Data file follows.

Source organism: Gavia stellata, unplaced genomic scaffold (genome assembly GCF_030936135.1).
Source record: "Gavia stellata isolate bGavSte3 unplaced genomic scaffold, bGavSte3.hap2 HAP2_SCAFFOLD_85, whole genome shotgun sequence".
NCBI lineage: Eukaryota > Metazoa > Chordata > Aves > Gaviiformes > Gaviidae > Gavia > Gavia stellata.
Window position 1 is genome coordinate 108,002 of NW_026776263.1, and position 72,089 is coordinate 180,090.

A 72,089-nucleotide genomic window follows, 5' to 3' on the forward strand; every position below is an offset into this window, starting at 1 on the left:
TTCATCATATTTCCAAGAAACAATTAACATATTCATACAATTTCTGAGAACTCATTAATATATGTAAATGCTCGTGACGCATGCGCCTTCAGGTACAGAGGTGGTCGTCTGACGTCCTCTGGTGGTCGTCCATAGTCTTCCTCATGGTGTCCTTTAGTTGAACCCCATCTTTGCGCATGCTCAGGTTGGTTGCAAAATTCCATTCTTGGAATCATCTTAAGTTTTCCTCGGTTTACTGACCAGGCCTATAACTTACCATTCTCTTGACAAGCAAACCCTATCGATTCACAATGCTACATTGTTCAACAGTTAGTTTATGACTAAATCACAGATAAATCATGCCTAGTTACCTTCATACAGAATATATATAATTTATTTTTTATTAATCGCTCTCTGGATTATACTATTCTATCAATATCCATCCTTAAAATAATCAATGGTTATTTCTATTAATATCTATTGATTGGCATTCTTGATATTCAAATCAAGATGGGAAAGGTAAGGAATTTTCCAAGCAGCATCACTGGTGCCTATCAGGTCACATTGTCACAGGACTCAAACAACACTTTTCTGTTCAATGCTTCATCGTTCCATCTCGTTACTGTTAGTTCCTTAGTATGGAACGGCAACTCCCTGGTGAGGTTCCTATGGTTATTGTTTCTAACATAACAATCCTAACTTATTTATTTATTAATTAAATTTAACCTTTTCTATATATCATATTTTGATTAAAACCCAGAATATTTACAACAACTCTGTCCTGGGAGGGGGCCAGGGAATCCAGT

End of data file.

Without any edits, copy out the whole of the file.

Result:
Source organism: Gavia stellata, unplaced genomic scaffold (genome assembly GCF_030936135.1).
Source record: "Gavia stellata isolate bGavSte3 unplaced genomic scaffold, bGavSte3.hap2 HAP2_SCAFFOLD_85, whole genome shotgun sequence".
NCBI lineage: Eukaryota > Metazoa > Chordata > Aves > Gaviiformes > Gaviidae > Gavia > Gavia stellata.
Window position 1 is genome coordinate 108,002 of NW_026776263.1, and position 72,089 is coordinate 180,090.

A 72,089-nucleotide genomic window follows, 5' to 3' on the forward strand; every position below is an offset into this window, starting at 1 on the left:
TTCATCATATTTCCAAGAAACAATTAACATATTCATACAATTTCTGAGAACTCATTAATATATGTAAATGCTCGTGACGCATGCGCCTTCAGGTACAGAGGTGGTCGTCTGACGTCCTCTGGTGGTCGTCCATAGTCTTCCTCATGGTGTCCTTTAGTTGAACCCCATCTTTGCGCATGCTCAGGTTGGTTGCAAAATTCCATTCTTGGAATCATCTTAAGTTTTCCTCGGTTTACTGACCAGGCCTATAACTTACCATTCTCTTGACAAGCAAACCCTATCGATTCACAATGCTACATTGTTCAACAGTTAGTTTATGACTAAATCACAGATAAATCATGCCTAGTTACCTTCATACAGAATATATATAATTTATTTTTTATTAATCGCTCTCTGGATTATACTATTCTATCAATATCCATCCTTAAAATAATCAATGGTTATTTCTATTAATATCTATTGATTGGCATTCTTGATATTCAAATCAAGATGGGAAAGGTAAGGAATTTTCCAAGCAGCATCACTGGTGCCTATCAGGTCACATTGTCACAGGACTCAAACAACACTTTTCTGTTCAATGCTTCATCGTTCCATCTCGTTACTGTTAGTTCCTTAGTATGGAACGGCAACTCCCTGGTGAGGTTCCTATGGTTATTGTTTCTAACATAACAATCCTAACTTATTTATTTATTAATTAAATTTAACCTTTTCTATATATCATATTTTGATTAAAACCCAGAATATTTACAACAACTCTGTCCTGGGAGGGGGCCAGGGAATCCAGT